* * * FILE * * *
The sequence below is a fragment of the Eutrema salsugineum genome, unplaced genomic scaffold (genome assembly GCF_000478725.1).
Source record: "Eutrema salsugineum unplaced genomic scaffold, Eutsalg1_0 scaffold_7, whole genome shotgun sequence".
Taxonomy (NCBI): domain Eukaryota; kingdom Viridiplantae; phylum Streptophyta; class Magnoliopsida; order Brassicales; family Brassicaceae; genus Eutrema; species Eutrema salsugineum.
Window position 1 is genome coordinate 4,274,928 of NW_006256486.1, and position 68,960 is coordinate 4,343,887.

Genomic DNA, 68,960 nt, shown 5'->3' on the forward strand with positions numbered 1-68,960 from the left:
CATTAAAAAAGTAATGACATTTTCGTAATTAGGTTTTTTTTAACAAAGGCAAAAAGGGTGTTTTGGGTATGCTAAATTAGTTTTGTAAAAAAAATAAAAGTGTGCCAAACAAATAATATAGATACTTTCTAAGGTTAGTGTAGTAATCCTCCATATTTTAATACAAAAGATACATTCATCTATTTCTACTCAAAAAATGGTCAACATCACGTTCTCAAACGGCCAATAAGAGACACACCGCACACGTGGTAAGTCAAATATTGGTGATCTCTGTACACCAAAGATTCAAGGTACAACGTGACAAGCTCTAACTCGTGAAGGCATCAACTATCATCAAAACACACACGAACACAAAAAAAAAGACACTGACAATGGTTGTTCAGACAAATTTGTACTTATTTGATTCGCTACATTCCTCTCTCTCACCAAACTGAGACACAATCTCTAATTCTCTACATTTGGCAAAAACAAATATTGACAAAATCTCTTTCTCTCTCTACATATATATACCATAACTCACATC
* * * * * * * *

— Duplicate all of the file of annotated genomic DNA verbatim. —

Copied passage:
The sequence below is a fragment of the Eutrema salsugineum genome, unplaced genomic scaffold (genome assembly GCF_000478725.1).
Source record: "Eutrema salsugineum unplaced genomic scaffold, Eutsalg1_0 scaffold_7, whole genome shotgun sequence".
Taxonomy (NCBI): domain Eukaryota; kingdom Viridiplantae; phylum Streptophyta; class Magnoliopsida; order Brassicales; family Brassicaceae; genus Eutrema; species Eutrema salsugineum.
Window position 1 is genome coordinate 4,274,928 of NW_006256486.1, and position 68,960 is coordinate 4,343,887.

Genomic DNA, 68,960 nt, shown 5'->3' on the forward strand with positions numbered 1-68,960 from the left:
CATTAAAAAAGTAATGACATTTTCGTAATTAGGTTTTTTTTAACAAAGGCAAAAAGGGTGTTTTGGGTATGCTAAATTAGTTTTGTAAAAAAAATAAAAGTGTGCCAAACAAATAATATAGATACTTTCTAAGGTTAGTGTAGTAATCCTCCATATTTTAATACAAAAGATACATTCATCTATTTCTACTCAAAAAATGGTCAACATCACGTTCTCAAACGGCCAATAAGAGACACACCGCACACGTGGTAAGTCAAATATTGGTGATCTCTGTACACCAAAGATTCAAGGTACAACGTGACAAGCTCTAACTCGTGAAGGCATCAACTATCATCAAAACACACACGAACACAAAAAAAAAGACACTGACAATGGTTGTTCAGACAAATTTGTACTTATTTGATTCGCTACATTCCTCTCTCTCACCAAACTGAGACACAATCTCTAATTCTCTACATTTGGCAAAAACAAATATTGACAAAATCTCTTTCTCTCTCTACATATATATACCATAACTCACATC